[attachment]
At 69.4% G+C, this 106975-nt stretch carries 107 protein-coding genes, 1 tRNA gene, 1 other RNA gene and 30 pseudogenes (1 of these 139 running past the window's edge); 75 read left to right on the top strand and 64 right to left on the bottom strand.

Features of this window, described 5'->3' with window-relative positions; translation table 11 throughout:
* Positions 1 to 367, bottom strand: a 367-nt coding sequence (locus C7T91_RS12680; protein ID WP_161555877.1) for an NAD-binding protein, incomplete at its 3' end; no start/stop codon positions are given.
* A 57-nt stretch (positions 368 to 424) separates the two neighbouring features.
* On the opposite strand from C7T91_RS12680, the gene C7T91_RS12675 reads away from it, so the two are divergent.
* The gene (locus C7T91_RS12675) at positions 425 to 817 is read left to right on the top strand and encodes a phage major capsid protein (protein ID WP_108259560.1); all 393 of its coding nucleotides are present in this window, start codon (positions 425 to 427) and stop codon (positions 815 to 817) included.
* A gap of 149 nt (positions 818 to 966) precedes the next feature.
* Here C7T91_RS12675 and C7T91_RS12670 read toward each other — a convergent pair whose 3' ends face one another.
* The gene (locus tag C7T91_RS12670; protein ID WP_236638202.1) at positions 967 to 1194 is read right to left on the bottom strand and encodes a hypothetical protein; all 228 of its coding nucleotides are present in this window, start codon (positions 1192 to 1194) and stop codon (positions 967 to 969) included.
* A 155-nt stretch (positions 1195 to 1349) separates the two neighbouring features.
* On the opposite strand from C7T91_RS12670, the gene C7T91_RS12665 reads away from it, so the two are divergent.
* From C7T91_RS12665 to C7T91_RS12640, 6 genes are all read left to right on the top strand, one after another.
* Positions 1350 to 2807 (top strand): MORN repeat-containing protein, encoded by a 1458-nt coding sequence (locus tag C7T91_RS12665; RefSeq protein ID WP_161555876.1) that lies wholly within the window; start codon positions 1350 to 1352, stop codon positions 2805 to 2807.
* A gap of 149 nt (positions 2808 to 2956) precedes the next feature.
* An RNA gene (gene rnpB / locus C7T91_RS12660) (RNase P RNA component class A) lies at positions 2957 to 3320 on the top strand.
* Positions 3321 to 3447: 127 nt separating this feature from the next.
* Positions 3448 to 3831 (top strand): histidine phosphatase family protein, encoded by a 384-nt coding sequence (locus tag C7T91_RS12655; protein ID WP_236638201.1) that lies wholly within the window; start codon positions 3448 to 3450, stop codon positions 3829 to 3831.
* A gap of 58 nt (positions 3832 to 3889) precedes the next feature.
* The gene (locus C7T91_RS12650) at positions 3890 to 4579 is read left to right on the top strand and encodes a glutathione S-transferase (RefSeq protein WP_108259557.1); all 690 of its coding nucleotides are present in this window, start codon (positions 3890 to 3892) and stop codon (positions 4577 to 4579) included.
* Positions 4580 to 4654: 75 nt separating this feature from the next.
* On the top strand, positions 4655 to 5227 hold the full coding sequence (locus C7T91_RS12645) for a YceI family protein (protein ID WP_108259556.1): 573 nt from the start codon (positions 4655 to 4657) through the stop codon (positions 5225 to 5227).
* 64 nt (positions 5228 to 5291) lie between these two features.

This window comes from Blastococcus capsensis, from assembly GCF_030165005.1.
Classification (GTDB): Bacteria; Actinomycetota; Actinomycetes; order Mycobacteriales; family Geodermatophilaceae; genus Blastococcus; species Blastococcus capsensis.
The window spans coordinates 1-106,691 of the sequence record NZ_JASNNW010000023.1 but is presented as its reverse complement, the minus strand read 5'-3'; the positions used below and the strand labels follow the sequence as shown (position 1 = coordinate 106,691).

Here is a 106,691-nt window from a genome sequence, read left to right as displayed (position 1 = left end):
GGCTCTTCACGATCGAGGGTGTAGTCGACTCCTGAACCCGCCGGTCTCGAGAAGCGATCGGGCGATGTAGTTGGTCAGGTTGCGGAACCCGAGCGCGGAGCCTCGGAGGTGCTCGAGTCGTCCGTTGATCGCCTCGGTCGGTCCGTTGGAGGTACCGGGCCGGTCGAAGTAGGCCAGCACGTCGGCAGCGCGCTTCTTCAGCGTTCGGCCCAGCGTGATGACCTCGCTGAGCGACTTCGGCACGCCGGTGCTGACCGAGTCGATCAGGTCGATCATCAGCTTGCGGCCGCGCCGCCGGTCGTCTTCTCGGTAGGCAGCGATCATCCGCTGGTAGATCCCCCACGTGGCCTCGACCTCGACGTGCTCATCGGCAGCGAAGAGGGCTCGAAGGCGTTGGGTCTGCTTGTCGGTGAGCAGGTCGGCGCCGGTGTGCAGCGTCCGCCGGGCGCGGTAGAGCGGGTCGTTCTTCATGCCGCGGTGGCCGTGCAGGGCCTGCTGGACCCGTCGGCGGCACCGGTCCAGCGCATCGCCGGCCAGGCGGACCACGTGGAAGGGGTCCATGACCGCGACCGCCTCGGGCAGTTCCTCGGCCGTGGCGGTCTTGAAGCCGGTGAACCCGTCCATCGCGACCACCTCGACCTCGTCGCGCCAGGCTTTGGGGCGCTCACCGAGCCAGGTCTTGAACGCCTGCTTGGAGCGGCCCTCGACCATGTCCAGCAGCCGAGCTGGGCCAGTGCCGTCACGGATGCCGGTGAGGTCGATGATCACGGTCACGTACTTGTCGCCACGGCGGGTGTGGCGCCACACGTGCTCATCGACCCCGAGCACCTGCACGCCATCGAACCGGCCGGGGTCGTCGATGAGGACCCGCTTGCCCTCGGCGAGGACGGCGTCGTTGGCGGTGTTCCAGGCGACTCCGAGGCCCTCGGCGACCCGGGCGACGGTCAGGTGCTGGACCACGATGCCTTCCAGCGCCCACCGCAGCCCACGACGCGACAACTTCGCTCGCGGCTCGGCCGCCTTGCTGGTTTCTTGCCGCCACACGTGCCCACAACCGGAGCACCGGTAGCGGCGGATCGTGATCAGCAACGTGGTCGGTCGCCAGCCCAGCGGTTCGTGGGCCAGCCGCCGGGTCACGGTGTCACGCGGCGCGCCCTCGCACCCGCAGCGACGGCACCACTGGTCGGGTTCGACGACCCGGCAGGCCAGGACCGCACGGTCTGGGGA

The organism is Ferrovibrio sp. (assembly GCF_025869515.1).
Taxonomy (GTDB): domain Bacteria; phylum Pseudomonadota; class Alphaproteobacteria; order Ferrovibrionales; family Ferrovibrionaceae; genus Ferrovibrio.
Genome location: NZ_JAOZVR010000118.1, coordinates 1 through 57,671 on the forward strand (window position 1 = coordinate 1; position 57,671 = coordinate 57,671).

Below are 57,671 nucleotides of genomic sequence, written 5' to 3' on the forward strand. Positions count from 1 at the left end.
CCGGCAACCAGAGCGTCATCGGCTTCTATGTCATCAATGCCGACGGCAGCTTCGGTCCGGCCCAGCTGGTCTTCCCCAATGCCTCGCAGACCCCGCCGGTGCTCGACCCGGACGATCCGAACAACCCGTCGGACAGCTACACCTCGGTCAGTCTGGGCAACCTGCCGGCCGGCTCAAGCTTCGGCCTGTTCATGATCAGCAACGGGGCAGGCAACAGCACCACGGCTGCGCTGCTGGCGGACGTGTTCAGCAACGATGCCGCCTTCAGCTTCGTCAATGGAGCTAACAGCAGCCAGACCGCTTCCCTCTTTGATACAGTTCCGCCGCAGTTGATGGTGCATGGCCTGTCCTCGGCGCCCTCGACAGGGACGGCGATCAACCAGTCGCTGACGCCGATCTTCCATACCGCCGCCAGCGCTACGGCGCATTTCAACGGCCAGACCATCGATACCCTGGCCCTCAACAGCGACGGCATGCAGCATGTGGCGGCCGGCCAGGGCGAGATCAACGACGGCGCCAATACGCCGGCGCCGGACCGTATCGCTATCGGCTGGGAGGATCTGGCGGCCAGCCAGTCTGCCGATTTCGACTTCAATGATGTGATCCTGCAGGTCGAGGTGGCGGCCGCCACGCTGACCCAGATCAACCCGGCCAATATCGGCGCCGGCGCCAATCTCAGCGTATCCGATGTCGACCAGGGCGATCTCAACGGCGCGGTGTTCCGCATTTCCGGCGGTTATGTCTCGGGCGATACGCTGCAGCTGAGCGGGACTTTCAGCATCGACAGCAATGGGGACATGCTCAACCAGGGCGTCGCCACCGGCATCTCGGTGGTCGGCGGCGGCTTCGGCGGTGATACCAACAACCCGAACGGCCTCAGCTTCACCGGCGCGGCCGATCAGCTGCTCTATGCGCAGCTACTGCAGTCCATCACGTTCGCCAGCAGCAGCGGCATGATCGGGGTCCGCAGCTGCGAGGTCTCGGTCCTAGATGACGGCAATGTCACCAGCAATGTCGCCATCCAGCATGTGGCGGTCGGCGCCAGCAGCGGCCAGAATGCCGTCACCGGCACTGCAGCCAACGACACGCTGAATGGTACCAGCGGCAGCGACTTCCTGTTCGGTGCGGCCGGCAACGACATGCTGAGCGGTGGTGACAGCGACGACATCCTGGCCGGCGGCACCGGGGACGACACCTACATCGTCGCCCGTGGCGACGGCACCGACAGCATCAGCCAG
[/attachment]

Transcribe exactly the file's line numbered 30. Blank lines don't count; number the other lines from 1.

Genome location: NZ_JAOZVR010000118.1, coordinates 1 through 57,671 on the forward strand (window position 1 = coordinate 1; position 57,671 = coordinate 57,671).